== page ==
It’s not every day that a product manager at Google leaves behind a stable, well-paying job at one of the most successful companies in the world to pursue an uncharted career in luxury lighting design. Tack on the fact that the light fixtures themselves are a near-impossible feat of engineering, and you’ve got quite the gamble. For Ted Bradley, it was well worth the risk.
After 10 years in the tech space, Bradley, like many who come to design as a second career, realized that he was looking for something more from his day-to-day work. “I felt like I had almost fallen into [tech] by a bunch of small decisions that led me down that path,” he tells Business of Home. “The years were starting to click by faster and faster, and taking a step back, it was like, Is this what I want to do? Is this where I want to be and invest my next 10 years?” But if not tech, then what?
Bradley looked to his teenage passions, recalling happy memories of unadulterated making. “It was things like ceramics and engineering, design, invention and nature,” he says. “As you grow into adulthood, you become more sophisticated and it feels like this long path toward growing expertise in an area, but maybe drifting away from the things that you had always cared about most.”
While his ceramics skills had laid fallow for some years, Bradley’s engineering mind helped frame his design aspirations as a creative problem. He knew that he wanted to create ceramic rings and arrange them into various lighting fixtures, so in October 2019, he began developing the processes to make his chandeliers, reaching out to a number of ceramics experts to ask for input as he embarked on this challenge. Most told him to give up.
“I had one guy say, ‘This is either impossible, or a 10 out of 10 difficulty,’” says Bradley. “I had another guy tell me, ‘This is straight-up impossible. You’ll never fire these [rings], because they’ll crack. The complexity that you’ll experience trying to form the ring will be equal to the complexity that it takes to create a process—and equipment—to dry the ring and that will be equal to the complexity, process and even the new tools that you’ll have to create to fire it.’”
In short, Bradley was taking on a ludicrous challenge just by designing these thin ceramic rings, let alone the fact that he planned to line them with LED lights and mount them on a fixture.
Through a series of failures, Bradley grew acquainted with the caprices of the clay that he had selected—a gleaming white material sourced from New Zealand—and engineered a custom-rigged system to dry and fire each 17-1/2-inch ring. “I ended up having to build a drying rack that was encapsulated on all sides with plastic,” he says. “I had a pan of water in the bottom with a heating element to raise the humidity, and then I had two Bluetooth sensors that alerted me to the humidity level. I found if it was above 94 percent, the rings wouldn’t dry at all, and if it was below 91 percent, they would crack.” Then there was the business of just lifting the rings once they’d dried. “It seems so obvious—like picking up a bowl. No! I had to create a custom apparatus just to be able to lift it.”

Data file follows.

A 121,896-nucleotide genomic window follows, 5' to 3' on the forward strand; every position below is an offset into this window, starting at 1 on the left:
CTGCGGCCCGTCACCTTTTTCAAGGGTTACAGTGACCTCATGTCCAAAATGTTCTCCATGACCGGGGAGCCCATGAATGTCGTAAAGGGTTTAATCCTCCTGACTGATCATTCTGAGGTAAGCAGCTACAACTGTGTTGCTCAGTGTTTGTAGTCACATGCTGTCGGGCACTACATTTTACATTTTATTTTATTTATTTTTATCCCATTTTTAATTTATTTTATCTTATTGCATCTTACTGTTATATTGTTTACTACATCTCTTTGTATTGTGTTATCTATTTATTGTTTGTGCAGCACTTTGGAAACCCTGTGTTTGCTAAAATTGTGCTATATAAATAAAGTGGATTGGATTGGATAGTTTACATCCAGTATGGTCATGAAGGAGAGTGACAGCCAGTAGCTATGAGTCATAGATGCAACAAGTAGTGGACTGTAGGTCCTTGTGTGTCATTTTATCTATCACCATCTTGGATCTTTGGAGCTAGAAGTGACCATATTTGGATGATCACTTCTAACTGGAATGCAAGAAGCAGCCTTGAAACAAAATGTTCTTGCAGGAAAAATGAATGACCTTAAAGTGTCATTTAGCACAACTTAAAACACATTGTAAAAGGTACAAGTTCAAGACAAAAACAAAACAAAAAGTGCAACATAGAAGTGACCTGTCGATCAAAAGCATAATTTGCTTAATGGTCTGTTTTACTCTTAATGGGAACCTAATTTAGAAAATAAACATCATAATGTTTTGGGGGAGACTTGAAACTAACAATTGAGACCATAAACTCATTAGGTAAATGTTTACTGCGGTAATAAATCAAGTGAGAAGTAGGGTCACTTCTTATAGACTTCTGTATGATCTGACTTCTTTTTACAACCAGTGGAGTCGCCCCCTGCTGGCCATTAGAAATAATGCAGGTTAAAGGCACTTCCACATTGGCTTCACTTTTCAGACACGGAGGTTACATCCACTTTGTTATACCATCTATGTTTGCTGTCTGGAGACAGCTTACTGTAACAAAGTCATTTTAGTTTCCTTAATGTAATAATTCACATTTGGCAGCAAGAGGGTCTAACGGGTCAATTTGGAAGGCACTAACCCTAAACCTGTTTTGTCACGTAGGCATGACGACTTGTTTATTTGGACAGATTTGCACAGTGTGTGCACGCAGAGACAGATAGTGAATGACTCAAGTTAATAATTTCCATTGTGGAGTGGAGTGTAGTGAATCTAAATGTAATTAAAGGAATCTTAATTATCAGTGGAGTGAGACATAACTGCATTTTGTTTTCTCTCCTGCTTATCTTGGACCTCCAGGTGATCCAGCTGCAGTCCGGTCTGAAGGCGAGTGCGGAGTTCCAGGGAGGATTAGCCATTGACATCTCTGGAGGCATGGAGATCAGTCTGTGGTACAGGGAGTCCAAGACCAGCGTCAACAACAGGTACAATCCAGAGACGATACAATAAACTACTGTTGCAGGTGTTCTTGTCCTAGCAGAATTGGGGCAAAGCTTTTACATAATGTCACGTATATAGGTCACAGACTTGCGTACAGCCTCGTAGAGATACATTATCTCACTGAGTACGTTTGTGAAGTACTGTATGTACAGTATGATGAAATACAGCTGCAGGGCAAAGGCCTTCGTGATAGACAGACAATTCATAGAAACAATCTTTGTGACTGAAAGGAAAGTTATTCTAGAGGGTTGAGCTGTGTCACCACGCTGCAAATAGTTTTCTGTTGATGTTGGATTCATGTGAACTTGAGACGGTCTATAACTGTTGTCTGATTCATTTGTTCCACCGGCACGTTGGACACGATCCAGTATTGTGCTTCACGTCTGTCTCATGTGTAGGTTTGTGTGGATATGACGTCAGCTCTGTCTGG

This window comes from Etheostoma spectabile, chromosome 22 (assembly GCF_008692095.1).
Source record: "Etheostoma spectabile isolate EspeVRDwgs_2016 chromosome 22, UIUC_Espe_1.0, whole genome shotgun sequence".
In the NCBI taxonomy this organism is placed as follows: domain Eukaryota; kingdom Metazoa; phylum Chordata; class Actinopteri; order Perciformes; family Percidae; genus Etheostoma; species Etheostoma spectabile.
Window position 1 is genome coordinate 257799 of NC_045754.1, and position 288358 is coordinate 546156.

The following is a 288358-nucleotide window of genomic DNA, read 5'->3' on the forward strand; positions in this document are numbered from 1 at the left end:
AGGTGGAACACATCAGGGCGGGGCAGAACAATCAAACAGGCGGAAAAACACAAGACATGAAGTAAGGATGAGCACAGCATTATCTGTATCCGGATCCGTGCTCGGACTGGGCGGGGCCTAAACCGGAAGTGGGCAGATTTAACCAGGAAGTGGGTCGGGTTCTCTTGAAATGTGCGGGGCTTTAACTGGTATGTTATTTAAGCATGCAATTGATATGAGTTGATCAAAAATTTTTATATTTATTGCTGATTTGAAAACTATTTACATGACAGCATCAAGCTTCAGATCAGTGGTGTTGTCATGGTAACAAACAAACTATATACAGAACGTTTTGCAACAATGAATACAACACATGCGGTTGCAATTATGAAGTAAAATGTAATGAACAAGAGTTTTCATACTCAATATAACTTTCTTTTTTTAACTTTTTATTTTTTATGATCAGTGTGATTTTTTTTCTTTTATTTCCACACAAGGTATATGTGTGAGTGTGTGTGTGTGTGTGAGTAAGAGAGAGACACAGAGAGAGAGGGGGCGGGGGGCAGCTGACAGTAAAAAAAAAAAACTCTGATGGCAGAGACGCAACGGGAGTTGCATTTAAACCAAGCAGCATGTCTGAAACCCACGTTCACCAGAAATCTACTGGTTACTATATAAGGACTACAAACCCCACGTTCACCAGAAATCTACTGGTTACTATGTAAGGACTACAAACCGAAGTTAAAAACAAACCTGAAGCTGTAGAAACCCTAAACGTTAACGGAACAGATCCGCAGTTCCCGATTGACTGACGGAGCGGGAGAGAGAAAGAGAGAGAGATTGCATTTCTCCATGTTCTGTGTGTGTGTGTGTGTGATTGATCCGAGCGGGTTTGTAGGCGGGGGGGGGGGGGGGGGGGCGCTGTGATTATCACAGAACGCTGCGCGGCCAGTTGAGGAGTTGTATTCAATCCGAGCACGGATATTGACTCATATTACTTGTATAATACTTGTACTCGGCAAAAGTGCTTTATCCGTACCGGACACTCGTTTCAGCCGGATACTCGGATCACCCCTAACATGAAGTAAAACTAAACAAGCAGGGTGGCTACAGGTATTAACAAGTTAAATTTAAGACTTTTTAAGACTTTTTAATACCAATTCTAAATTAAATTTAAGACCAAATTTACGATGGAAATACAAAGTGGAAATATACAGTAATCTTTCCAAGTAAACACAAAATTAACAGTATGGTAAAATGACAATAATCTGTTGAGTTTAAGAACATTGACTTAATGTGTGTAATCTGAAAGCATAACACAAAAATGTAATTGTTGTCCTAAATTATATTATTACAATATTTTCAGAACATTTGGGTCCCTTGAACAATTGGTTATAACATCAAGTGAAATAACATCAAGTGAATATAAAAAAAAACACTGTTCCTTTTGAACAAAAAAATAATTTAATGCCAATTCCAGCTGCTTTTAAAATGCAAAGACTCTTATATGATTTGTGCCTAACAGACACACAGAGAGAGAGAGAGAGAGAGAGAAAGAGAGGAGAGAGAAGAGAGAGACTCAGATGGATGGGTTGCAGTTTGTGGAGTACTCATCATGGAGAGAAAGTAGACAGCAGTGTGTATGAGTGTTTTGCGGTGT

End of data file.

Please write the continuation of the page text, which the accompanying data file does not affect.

It took a solid year of trials with dozens of materials, finishes, molds, drying fixtures and firing methods before Bradley settled on his current approach, an admittedly unforgiving undertaking. “It’s not like software, where you write a line of code, hit enter, compile, and run,” he says. “This [process has] a two-week test cycle—so if you make a tiny change on the front end you have no idea what’s going to happen until it comes out of the kiln two weeks later. On one hand, I have this ideal of perfection, and on the other hand, I have wet mud, and trying to get these two things to be one was very difficult.” By November 2020, Bradley had completed his design.
All told, the prototype of his debut fixture, the Samsara chandelier, took about $50,000 to produce (not to mention a year’s worth of unpaid work). “Unfortunately or fortunately, when I designed these pieces, I made no compromises and no considerations of [the] cost [of materials] at all,” says Bradley. “I have this strong belief that in order to be successful, I have to be willing to spend money. And it’s scary.” But the payoff? A seriously impressive feat of engineering that takes shape as a rhythmic arrangement of cascading porcelain rings.
The chandeliers will be priced somewhere between $16,000 and $24,000, depending on the number of rings included in the design—customization is a central pillar in Bradley’s business model, and one that he hopes will help attract his ideal clientele. “I want to take the time to build meaningful relationships with individual designers,” he says. “When they order a piece from me, they’re not getting something that 2,000 other people have—the catalog is meant to be a jumping-off point so that we can have a conversation and create a custom piece.”
With his inaugural line of fixtures developed, Bradley is just beginning to explore potential showroom representation, hoping to see his pieces land in the same market as the likes of Apparatus, Lindsey Adelman and David Weeks. And although Bradley is new to the home industry, he believes that his modest portfolio grants him a strategic position as he makes his way into the trade market. “The advantage of starting from zero is that every piece can be special and unique for the individual client, and I love the idea of creating not just beautiful objects, but a beautiful space that people can enjoy.”
Homepage image: The Samsara chandelier | Courtesy of Ted Bradley Studio